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Should Missouri continue enforcing the death penalty?

As some of our readers may or may not know, Missouri reinstated the death penalty in 1977. Between 1989 and 2012, our state executed 68 inmates, many of whom had been convicted of murder. Recently, a man by the name of Walter T. Storey was added to this list when he was executed this month for a 1990 murder.

But as so many of our Columbia readers know, conviction of a crime does not necessarily always point to guilt. As we have seen in other cases, the mishandling of cases and/or the addition of DNA evidence has led to appeals that have successfully been able to prove a person's innocence. Here in Missouri, this has only resulted in three people being released from death row.

Because of the finality of death and the fact that some people on death row could be there wrongfully, we ask our readers to consider this question: should Missouri continue enforcing the death penalty?

Unfortunately, this is not an easy question to answer. That's because there are two very opposing sides to the issue. On the one hand are those who stand opposed to alleged criminals such as prosecutors and the victim's loved ones. As was shown by a statement made in the Storey case by the victim's brother, some people see an execution as compensation for the pain and suffering they endure after a violent crime has been committed.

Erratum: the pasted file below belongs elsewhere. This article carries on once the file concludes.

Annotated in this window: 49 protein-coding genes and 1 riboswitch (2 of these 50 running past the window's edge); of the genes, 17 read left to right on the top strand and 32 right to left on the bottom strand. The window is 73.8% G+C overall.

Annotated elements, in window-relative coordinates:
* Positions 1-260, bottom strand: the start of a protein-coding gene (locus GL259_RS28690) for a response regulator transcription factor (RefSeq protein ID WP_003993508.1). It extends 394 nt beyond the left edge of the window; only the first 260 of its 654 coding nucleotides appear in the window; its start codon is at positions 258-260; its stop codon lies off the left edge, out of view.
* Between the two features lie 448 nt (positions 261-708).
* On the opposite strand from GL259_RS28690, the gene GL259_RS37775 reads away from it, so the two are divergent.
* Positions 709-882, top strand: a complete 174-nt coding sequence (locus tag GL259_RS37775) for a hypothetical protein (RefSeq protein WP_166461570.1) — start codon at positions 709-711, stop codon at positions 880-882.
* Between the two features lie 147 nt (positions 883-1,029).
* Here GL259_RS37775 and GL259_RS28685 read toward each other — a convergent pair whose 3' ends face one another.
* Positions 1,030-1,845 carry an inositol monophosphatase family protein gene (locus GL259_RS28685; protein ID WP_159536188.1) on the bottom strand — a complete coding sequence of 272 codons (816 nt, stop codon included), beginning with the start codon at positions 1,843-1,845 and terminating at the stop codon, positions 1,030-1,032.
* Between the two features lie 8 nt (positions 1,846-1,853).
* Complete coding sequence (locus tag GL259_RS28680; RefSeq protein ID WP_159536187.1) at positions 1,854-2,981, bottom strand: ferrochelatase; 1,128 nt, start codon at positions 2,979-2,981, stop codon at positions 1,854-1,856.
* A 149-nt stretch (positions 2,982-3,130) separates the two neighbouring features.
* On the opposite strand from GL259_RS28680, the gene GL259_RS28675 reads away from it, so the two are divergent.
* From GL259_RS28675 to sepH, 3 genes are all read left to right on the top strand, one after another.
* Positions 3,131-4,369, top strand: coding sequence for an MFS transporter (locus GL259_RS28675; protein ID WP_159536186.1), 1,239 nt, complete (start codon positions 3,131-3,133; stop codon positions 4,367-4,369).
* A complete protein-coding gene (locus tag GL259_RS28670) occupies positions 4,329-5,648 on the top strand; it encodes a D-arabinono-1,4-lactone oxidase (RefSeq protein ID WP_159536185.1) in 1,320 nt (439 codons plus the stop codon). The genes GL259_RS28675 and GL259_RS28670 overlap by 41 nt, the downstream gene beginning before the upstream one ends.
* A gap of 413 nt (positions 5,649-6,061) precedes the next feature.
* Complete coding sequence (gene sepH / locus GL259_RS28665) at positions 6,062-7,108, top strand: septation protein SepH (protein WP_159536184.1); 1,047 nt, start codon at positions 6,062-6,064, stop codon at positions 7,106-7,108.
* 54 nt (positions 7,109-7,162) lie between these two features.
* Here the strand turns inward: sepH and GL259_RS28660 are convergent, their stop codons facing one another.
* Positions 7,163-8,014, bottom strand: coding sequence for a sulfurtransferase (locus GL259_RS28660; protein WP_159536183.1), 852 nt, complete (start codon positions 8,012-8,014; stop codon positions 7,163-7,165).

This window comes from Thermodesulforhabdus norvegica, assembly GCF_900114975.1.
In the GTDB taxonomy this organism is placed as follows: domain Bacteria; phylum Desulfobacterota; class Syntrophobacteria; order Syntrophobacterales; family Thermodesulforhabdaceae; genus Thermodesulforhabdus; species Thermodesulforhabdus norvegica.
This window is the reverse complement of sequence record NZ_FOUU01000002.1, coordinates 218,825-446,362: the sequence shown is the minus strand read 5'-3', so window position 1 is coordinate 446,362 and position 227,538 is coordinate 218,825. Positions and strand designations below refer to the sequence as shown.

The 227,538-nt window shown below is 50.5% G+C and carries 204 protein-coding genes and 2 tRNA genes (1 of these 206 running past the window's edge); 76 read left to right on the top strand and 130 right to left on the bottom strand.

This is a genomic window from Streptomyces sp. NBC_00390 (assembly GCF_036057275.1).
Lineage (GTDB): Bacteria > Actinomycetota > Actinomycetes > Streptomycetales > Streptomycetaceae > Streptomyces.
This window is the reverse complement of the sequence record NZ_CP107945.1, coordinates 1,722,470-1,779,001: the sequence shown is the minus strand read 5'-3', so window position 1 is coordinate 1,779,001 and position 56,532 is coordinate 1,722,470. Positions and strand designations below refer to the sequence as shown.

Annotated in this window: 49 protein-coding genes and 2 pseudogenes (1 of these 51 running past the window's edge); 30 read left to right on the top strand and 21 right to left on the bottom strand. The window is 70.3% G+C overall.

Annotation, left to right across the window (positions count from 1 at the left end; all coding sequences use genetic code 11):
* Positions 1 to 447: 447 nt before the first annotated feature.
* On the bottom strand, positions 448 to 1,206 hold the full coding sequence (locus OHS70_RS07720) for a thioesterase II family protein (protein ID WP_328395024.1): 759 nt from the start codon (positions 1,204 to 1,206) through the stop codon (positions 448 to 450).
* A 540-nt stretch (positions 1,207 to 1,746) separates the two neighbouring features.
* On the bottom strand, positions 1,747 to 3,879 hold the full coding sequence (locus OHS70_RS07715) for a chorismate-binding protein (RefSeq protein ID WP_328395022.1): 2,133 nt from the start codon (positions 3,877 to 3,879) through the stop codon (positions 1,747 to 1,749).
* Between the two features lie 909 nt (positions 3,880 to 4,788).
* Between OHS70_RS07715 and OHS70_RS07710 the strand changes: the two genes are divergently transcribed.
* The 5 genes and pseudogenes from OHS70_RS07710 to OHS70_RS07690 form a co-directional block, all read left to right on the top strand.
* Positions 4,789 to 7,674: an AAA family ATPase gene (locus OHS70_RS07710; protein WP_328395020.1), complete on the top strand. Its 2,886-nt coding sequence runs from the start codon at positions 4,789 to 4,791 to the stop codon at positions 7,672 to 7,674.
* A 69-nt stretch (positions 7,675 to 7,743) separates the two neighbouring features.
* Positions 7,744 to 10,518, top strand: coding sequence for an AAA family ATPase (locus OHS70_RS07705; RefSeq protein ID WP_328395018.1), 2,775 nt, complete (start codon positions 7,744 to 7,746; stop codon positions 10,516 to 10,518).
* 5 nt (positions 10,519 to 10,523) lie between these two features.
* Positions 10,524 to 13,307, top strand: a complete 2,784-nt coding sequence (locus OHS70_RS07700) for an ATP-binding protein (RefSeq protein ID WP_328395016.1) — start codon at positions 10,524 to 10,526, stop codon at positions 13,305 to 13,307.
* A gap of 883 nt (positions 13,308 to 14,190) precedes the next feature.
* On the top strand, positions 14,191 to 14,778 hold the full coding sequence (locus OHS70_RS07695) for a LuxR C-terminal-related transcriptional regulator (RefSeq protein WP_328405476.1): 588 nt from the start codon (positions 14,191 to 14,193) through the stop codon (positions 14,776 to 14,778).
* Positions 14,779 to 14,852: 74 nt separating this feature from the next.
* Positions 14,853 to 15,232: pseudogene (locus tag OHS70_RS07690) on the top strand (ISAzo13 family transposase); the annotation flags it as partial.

On the other hand, however, we have people who are opposed to the death penalty, such as defense attorneys and civil rights activists. People who oppose the death penalty point to a 2014 study that suggests "at least 4 percent of all people who receive the death penalty are innocent." If any one of those innocent people were executed, would justice really be served?

By presenting the case of Walter T. Storey, we are not trying to insinuate guilt or innocence but rather highlight what is at stake when a person is sentenced to death row. The death penalty only gives a person a relatively small window of time to gather and present evidence in their defense. In the end, the death penalty may still condemn an innocent person to die, begging the question once more: should Missouri continue enforcing the death penalty?

Sources: Courthouse News Service, "Missouri's First 2015 Execution Splits SCOTUS," Joe Harris, Feb. 11, 2015

Forbes, "How Many Innocent People Are Sentenced To Death?" Elizabeth Lopatto, April 29, 2014

The American Bar Association, "The Missouri Death Penalty Assessment Report," Updated April 2012, Accessed Feb. 12, 2015

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